The pacifists were not a monolithic bunch. You had the pure, or absolute, pacifists — opposed to war and war-making no matter what. And you had pacifists who supported wars of defense or wars of liberation.
There were pacifists who supported an “armed peace,” which is to say, a peace during which nations are armed, even to the teeth. Indeed, some pacifists maintained that the arms kept the peace. (This is deterrence, in short.) Other people said that an armed peace was no kind of peace at all, but rather a war waiting to happen. Peace could not truly be safe unless nations were disarmed, or armed extremely lightly.
Do you know about Fridtjof Nansen, who won the Nobel Peace Prize in 1922? He was one of the most talented, most extraordinary people you’ll ever encounter. I’ll supply the most mundane information first: Nansen was a Norwegian who lived from 1861 to 1930.
He was . . . let’s see: an athlete, an explorer, a scientist, a professor, a diplomat, an executive, a humanitarian. And when I say he was those things, I don’t mean that he merely dabbled in the relevant activities. I mean he was those things at the highest levels.
Not just an athlete, for example, but a champion and setter of world records (in skating and skiing). Not just an explorer, but a heroic one. Not just a scientist, but a pioneering one. Etc.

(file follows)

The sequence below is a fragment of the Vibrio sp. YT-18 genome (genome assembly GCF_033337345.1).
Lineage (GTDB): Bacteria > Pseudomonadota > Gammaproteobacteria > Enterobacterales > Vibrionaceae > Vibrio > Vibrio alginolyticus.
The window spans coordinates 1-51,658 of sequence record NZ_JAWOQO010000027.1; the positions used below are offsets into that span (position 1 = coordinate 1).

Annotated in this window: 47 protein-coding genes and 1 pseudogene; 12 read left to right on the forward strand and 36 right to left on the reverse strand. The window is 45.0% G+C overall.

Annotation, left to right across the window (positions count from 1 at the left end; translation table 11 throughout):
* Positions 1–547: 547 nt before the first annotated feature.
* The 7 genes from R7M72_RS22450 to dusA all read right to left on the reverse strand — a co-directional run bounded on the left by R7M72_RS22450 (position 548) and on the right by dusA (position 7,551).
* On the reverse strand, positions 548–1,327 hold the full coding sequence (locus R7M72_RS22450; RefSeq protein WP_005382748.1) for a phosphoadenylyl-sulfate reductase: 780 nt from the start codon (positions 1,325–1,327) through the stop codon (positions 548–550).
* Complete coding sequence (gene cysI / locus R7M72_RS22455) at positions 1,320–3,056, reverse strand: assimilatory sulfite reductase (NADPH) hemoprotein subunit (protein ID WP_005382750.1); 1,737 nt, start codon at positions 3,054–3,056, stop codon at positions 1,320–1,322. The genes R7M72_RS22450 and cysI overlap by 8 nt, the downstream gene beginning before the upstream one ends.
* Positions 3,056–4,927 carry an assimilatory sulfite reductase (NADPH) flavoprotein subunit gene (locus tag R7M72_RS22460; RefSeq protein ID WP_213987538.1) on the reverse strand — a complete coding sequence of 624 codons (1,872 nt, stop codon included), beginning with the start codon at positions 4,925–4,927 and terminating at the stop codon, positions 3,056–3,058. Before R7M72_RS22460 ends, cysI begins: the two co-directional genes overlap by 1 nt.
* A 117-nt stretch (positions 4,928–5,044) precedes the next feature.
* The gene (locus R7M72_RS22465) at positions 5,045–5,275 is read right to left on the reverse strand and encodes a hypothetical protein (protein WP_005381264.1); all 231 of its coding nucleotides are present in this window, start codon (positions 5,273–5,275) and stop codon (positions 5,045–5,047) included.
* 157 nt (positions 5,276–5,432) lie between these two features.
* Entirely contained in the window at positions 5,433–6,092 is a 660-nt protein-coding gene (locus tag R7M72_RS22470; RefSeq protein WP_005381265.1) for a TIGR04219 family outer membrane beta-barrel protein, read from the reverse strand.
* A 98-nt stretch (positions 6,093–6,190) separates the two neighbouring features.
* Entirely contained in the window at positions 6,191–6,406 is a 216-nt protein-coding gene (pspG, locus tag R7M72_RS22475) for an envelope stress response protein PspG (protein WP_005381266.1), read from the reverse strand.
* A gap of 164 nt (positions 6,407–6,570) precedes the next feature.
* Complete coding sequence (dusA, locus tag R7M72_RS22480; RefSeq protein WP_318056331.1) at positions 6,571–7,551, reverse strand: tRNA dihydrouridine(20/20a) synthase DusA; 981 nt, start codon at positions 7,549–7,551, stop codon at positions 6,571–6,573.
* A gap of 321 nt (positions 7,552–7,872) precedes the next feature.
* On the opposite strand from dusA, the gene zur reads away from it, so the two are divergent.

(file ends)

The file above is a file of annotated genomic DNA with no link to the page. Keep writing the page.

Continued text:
I call him a real-life Indiana Jones, only more impressive, in addition to real.
He won the peace prize for dealing with prisoners of war, refugees, starving Russians, and other people, at the behest of the League of Nations and the Red Cross.
His assistant in Russia, by the way, was one of the ablest and most promising men in Norway: Vidkun Quisling. Anyone know what became of him?
Versatile as Nansen was, he didn’t compose music, so far as I know: but Charles G. Dawes did. Dawes was one of the 1925 laureates (along with Sir Austen Chamberlain, the British foreign secretary, and half-brother to Neville). He was vice president under Coolidge. Before being elected vice president, he led the Dawes Commission, which gave Germany new terms for reparations. It was for this that Dawes was awarded the peace prize.
In 1912, he composed a piece called Melody in A. It was played in parlors all across America, in various arrangements. Fritz Kreisler, the great violinist, adopted it as an encore, and recorded it. When Dawes died in 1951, Carl Sigmund took the Melody in A and put words to it — turning into a pop standard called “It’s All in the Game.”
The song became a huge hit for Tommy Edwards, after which it was covered by any number of musicians — Louis Armstrong, Dinah Shore, Nat King Cole, Engelbert Humperdinck, Van Morrison, Barry Manilow, Elton John . . .
On that note (ha ha), I think I’ll conclude Part II. Hope to see you tomorrow. Talk soon.
You may order Jay Nordlinger’s new book Peace, They Say: A History of the Nobel Peace Prize, the Most Famous and Controversial Prize in the World direct from National Review. Go here. Ask for a signature and an inscription, if you like.